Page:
For math to be accessible to students, math vocabulary must be taught! Let’s talk about teaching math vocabulary in a way that sticks!

Let’s see how important math vocabulary is to understanding and solving this problem. Could you solve this problem? I covered up a vital piece of information needed to solve this problem to emulate what a student might experience without knowing the vocabulary necessary to solve.

**Model Using the Math Language**

**If we want students to use the words we are teaching, we need to practice using it ourselves. **Vocabulary requires exposure. Using the words as frequently as possible, students will hear the words as frequently as possible, increasing their comfort with the words.

**If a student uses a vocabulary word incorrectly, then make sure to correct it.** “Bottom number” is a “denominator.”

As teachers, we can jump ahead to the solving of a problem, but using the STAAR test question above, we should start by asking students – “What does surface area mean?”

**Annotating word problems or questions is also a way to practice math vocabulary.** Anytime we read the word “percent,” we wrote “/100” to remember that percent meant “out of 100.”Let’s look at another math vocabulary rich problem:

Here are some questions you can ask to practice that math vocabulary.

- What makes a number an integer?
- Is -53 an integer?
- What does absolute value mean?

**Get Ahead By Previewing Vocabulary**

If you are a Texas teacher, you can use this excellent document that will show you which vocabulary words are new to the grade level as well as words from previous grade levels. This is a great place to start for a word wall.

If you teach Common Core State Standards, this math glossary is also a great starting point. It also gives you the definitions which I find very helpful when words have different connotations.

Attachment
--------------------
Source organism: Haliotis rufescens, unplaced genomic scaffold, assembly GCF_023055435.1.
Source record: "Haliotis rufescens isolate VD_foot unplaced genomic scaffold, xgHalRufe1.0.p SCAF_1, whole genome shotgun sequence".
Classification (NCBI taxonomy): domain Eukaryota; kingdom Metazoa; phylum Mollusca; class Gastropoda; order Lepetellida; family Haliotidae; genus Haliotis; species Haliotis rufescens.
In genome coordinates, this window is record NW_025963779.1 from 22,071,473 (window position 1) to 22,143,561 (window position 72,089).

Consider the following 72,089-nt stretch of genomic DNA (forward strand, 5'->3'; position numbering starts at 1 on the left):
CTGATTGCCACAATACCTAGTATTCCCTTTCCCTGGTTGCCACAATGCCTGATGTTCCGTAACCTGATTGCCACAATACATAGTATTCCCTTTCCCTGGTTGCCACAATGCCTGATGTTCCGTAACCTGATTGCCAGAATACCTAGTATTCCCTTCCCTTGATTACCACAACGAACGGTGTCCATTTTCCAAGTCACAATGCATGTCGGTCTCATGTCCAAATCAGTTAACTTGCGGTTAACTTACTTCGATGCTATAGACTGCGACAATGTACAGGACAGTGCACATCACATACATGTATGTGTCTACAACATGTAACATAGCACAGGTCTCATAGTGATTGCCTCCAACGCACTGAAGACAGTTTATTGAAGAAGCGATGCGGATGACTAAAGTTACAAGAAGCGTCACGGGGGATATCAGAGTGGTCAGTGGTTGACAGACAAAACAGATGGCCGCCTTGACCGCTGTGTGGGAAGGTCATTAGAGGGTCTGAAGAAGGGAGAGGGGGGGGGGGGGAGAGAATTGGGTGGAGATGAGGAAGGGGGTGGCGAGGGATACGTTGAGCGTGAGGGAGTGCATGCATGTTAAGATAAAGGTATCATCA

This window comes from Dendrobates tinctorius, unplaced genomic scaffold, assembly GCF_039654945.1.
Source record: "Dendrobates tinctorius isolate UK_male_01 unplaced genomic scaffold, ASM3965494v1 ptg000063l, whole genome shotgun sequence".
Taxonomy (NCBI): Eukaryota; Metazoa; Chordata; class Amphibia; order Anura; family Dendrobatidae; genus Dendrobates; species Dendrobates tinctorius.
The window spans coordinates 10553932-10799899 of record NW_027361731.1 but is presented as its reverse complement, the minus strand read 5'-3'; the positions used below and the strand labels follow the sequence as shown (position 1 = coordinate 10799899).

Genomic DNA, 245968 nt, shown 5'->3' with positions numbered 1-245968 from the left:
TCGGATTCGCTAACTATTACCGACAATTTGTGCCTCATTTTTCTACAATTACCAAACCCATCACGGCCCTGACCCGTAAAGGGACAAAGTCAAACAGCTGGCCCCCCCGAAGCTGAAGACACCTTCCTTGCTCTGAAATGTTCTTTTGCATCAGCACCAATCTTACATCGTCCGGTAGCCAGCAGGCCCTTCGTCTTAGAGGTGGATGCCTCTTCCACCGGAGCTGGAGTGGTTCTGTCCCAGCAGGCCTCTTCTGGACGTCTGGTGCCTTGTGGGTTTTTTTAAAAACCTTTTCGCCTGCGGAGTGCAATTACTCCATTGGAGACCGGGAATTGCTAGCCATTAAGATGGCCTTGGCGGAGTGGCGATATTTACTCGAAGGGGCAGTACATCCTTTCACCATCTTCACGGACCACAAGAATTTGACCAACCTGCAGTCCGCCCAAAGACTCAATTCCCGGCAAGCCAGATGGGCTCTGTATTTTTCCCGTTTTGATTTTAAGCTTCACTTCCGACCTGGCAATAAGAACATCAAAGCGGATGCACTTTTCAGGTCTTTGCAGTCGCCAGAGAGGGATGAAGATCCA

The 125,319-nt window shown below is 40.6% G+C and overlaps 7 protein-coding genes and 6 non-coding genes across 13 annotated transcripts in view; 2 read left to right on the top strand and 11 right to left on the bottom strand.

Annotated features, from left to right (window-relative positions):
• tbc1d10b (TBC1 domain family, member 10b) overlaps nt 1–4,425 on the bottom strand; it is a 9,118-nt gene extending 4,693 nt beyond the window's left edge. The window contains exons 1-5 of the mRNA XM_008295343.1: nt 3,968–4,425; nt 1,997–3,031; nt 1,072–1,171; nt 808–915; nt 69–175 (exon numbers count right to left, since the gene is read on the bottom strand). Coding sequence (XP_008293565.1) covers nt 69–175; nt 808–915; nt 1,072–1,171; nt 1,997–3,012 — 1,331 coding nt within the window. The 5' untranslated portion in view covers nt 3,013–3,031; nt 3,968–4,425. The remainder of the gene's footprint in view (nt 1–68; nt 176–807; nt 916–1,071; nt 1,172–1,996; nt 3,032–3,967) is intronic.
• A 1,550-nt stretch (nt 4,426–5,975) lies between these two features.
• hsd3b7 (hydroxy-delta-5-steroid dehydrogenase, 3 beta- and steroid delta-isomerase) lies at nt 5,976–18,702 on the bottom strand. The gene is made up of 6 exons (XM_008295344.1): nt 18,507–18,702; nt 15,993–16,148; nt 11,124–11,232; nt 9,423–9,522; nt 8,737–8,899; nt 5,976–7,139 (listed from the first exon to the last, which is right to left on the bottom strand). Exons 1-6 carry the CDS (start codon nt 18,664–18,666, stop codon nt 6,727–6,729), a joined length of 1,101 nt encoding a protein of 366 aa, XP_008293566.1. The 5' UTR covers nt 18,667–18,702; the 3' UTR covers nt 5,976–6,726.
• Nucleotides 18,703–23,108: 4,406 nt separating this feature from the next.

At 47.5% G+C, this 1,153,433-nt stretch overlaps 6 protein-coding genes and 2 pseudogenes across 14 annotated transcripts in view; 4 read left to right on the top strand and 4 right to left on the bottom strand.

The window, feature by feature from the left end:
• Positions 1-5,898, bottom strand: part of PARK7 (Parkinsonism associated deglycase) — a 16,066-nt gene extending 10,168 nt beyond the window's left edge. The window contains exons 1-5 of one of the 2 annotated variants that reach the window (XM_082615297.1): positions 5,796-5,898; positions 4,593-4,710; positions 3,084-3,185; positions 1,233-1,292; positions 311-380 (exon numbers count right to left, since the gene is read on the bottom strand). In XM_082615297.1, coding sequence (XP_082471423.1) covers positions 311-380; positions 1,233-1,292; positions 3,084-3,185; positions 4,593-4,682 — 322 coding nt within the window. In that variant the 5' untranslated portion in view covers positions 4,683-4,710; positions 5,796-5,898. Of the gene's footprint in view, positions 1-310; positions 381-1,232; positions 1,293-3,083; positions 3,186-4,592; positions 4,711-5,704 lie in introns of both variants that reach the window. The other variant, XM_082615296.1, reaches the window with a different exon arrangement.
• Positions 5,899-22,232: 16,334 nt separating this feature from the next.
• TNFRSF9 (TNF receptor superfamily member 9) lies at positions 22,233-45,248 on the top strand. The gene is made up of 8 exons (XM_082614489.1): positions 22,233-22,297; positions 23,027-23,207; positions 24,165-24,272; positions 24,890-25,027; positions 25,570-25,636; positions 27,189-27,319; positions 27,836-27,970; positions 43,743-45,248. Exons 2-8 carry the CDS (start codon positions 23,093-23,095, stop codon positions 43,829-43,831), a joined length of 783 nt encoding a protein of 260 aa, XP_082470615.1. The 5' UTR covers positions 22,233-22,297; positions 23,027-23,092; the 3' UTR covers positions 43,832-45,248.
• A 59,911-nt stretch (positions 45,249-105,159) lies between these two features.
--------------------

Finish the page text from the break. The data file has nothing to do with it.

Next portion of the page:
**Previewing the vocabulary for an upcoming** **unit is a great place to start when teaching math vocabulary.** In my experience, students copying definitions killed the energy in class, but offering students a “kid-friendly” definition that you referenced daily and had them practice (using some of the ideas in this post) was much more successful.

## Display a **Word Wall**

**Word walls are a vital part of any math classroom. **You can learn more about word walls in this post. If students are taking a brain break and staring off into space, they are likely staring at some math content. To have the most useful word wall, make sure words include a short definition, picture, and can be visible from the furthest spot in the classroom.

My word wall was constantly building. The wall started with 3 words in unit 1 and eventually built to just under 100 by the end of the school year. I purchased my sixth grade TEKS word wall here.

Pointing out the addition of new words to the word wall and where students can access help if needed lets students know that the word wall is for their use! It is meant to be used!

**Provide Opportunities to Use the Words in Context**

**When asking students questions, prompt the response to include vocabulary in their answer.** This is the lowest lift, but it is so effective! Use a turn and talk and a cold call to get every student responding.

- Instead of: how do we divide fractions?
- Try: Using the word reciprocal, explain how we divide fractions.
- Instead of: What sides of the triangle are congruent?
- Try: Using the word congruent, describe what you notice about the sides of this triangle.

**I read that you need to use a new word about 10 times before you remember it! **Teaching math vocabulary is something that you build into your instruction.

**Fun Practice for Spiraling Definitions**

To keep vocabulary and definitions fresh, use any of these activities in the last few minutes of class:

**Flyswatter Games**– If you want students to get familiar with your word wall, use the Flyswatter Game. This is a very engaging review game. If you are like me and don’t bother to cover up anything in your room before a test, this will help remind students where to look when they are stuck. Two students face off with fly swatters in hand. You give them a prompt such as “2, 4, 6, 8” are examples of ______” And the first student to swat the word ‘multiples’ earns their team a point.**Flashlight Game**-This game is great for those last few minutes of class as a sponge activity. Turn off the lights and use a flashlight to point to a word on the wall. Students can then shout out an example, the definition, or even a counter-example.**Guess the Word**– I played this in a PD, and immediately implemented it in my classroom. One student stands with the white board behind them facing the rest of the classroom. You write (or have a slide deck prepared) a vocabulary word behind the student. Students in the classroom take turns giving the students hints to what vocabulary word is written behind them. You see how many words the student can guess in a given amount of time.**Quizziz or Kahoot**– Both have a vast library of vocabulary rich games.

How do you teach math vocabulary to your students?